Parents of Peachtree Park Pediatrics,
We continually strive to provide you with the most up to date information on the COVID-19 pandemic. Read on for more on the estimated cost of not being vaccinated, updates on booster shots, an important update on the anti-parasitic drug Ivermectin, and more.
The Cost of Not Being Vaccinated
A recent study estimates that the U.S. spent $2.3 Billion over a two-month period caring for unvaccinated individuals with COVID-19.
This wasteful spending could easily be avoided if everyone eligible received the vaccines which have been demonstrated to be safe and effective.
Few Pregnant Women Getting the Vaccine
Recent data from the CDC shows that ¾ of pregnant women have not received any doses of the COVID-19 vaccine.
This is disappointing as the vaccine has been shown to be safe and protective for pregnant women and their unborn babies. PPP joins the CDC, AAP and ACOG in recommending vaccination for everyone who is pregnant, breastfeeding, or trying to get pregnant now or might become pregnant in the future.
Myocarditis More Common After Infection Than Vaccination
WebMD reports that “myocarditis, or inflammation of the heart muscle, appears to be more common after a COVID-19 infection than after vaccination, according to a new study published in The New England Journal of Medicine.”
The study from Israel showed that “Pfizer’s COVID-19 vaccine is linked to an increased risk of myocarditis, with about one to five cases per 100,000 people. But COVID-19 infection was linked to an increased risk of 11 cases per 100,000 people.”
This study adds to the overwhelming evidence that the benefits of the vaccine in preventing severe illness far outweigh any risks.
Emory Study Looks at Immunity After Infection
A recent study done at Emory showed that “recovered COVID-19 patients retain broad and effective longer-term immunity to the disease.”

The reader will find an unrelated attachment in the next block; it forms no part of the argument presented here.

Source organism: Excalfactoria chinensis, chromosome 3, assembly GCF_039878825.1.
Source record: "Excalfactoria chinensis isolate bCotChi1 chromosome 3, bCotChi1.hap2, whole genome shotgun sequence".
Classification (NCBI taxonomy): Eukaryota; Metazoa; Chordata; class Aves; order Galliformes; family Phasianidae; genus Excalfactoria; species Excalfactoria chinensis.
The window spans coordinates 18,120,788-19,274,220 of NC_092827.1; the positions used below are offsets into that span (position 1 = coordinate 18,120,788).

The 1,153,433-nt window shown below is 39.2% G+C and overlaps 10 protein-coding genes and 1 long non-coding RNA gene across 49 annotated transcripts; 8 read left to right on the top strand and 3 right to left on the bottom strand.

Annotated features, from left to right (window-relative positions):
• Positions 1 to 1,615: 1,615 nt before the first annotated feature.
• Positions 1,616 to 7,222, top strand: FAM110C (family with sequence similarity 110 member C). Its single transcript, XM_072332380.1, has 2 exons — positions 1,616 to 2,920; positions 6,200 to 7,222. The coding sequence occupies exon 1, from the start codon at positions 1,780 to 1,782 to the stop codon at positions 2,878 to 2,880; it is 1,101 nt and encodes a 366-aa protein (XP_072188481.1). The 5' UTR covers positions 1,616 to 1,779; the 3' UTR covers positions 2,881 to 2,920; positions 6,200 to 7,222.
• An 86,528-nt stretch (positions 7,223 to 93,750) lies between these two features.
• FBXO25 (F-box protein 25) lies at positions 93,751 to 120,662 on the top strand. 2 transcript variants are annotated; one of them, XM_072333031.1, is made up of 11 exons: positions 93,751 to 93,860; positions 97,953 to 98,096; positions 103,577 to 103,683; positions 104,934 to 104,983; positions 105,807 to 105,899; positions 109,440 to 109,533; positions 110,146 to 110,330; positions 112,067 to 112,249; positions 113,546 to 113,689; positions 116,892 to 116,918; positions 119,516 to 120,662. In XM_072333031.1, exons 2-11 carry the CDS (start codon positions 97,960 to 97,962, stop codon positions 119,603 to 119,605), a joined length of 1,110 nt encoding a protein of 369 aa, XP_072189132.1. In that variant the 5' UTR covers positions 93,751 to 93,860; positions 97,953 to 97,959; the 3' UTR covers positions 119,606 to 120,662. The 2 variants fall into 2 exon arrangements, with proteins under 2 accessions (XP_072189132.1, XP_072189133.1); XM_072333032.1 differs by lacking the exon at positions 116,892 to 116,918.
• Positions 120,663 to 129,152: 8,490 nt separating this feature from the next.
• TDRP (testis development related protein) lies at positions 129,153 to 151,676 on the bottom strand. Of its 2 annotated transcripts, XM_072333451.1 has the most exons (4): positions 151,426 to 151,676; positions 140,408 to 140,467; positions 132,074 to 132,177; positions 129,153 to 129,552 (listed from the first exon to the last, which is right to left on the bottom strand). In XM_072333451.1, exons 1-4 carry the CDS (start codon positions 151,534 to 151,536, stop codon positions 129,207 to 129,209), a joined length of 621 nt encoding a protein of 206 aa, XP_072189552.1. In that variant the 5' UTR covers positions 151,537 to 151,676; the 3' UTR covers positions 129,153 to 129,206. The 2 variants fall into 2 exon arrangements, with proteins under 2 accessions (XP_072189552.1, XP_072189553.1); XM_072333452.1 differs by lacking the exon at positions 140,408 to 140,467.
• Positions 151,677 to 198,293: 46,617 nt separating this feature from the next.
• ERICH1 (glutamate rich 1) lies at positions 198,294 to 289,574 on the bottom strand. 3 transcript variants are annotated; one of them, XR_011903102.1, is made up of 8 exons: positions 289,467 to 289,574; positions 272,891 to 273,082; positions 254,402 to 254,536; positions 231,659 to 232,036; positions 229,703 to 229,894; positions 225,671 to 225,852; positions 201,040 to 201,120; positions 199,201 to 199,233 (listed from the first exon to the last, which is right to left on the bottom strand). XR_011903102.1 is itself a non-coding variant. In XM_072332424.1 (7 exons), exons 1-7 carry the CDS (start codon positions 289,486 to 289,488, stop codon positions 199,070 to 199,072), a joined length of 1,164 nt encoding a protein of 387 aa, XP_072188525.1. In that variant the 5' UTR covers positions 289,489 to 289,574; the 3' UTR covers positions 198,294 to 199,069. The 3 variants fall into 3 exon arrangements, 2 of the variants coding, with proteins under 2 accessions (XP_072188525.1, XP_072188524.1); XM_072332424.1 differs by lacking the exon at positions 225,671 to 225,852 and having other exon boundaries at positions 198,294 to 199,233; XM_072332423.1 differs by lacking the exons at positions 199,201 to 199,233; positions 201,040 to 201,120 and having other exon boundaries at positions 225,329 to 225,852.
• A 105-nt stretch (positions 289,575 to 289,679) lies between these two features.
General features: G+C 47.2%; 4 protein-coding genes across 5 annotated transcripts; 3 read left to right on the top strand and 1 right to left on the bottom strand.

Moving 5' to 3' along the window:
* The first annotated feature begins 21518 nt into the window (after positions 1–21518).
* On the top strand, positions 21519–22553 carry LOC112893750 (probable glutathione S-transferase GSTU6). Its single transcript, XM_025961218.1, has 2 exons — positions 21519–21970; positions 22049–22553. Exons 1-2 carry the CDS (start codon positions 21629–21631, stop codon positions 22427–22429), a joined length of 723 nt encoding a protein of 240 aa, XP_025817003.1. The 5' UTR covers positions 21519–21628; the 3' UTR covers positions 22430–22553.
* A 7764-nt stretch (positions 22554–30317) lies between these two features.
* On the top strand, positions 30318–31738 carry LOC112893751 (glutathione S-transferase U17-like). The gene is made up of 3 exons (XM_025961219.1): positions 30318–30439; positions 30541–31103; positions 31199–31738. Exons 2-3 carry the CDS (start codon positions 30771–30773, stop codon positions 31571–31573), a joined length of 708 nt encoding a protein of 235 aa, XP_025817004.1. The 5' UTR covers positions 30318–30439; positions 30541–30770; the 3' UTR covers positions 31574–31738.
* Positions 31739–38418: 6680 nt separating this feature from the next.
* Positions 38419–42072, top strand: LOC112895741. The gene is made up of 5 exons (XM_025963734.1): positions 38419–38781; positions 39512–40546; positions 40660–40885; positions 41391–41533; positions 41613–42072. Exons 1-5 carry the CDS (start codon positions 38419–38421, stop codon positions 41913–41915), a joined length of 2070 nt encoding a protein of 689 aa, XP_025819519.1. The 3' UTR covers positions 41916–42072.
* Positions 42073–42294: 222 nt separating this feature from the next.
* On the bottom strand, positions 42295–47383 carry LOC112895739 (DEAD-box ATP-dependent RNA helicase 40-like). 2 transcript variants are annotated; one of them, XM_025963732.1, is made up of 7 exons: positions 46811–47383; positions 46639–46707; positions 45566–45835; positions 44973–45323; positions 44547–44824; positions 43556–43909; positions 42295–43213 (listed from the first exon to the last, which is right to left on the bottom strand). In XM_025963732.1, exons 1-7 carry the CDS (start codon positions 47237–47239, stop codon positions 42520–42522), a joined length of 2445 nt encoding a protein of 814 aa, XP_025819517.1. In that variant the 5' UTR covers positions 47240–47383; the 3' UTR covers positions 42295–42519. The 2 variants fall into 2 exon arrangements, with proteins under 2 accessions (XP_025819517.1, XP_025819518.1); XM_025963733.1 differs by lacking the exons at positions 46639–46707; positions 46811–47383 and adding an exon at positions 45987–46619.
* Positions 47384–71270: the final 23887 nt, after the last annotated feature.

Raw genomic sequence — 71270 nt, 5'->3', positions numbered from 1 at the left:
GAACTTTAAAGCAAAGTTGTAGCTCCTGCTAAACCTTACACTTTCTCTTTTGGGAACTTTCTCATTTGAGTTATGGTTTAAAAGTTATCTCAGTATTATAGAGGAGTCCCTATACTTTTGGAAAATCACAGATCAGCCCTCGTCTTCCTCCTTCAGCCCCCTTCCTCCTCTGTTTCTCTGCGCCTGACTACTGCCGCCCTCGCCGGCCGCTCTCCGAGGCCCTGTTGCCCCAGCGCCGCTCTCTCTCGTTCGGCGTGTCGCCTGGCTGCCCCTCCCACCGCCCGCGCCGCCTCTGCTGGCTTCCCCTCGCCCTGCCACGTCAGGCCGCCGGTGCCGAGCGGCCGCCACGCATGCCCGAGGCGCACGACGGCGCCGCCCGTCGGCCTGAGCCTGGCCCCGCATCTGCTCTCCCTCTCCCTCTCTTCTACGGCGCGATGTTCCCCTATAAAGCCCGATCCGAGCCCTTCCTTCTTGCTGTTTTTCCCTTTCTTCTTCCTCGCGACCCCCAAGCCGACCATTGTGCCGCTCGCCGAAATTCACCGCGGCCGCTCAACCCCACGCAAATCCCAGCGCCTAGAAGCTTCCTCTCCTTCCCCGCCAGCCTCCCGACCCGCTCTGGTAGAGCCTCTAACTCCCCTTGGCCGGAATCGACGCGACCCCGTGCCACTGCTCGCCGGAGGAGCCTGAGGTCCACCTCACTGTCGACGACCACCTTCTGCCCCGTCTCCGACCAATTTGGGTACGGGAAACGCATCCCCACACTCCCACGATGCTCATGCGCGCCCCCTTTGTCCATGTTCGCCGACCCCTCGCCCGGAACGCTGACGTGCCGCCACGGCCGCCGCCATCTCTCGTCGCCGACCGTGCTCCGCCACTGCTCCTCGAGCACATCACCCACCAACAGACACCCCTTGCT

The study followed 250 patients with mild to moderate symptoms over 8 months and “found that their immune response to the virus remained durable and strong.”
Receiving the vaccine further boosts the immune response in people who have had the illness.
What is the Timing of Booster Shots?
Reuters reports that approval of booster doses for the 3 COVID-19 vaccines used in the U.S. is expected in September.
According to U.S health regulators, that booster dose would be 6 months after completing the primary vaccine series, rather than 8 months as previously reported.
PPP will offer booster doses as soon as they are officially approved. We provide the Pfizer vaccine to patients, parents and other family members.
Don’t use Ivermectin!
A recent CDC report details the significant increase in prescriptions for the anti-parasitic drug Ivermectin.
Some have recommended Ivermectin to prevent or treat COVID-19, despite a total lack of evidence on safety or effectiveness. Calls to poison control centers regarding Ivermectin ingestions have increased 5-fold while hospitals are seeing increased ER visits and hospitalizations due to Ivermectin toxicity, particularly when people use versions of the drug intended for large animals.
Are We There Yet?
This PSA from the AAP features the familiar refrain from family road trips.
We encourage everyone to continue to use good hand hygiene and practice social distancing as much as possible. Please contact our office with any further questions or concerns.
Peachtree Park Pediatrics
For reliable, up-to-date information about COVID-19, visit:
Peachtree Park Pediatrics strives to deliver up-to-date primary care to our infant, child, and young adult patients in a welcoming and family-friendly environment. The practice has deep roots in the Atlanta community, and it is our continued honor to be entrusted with the health care of our next generation.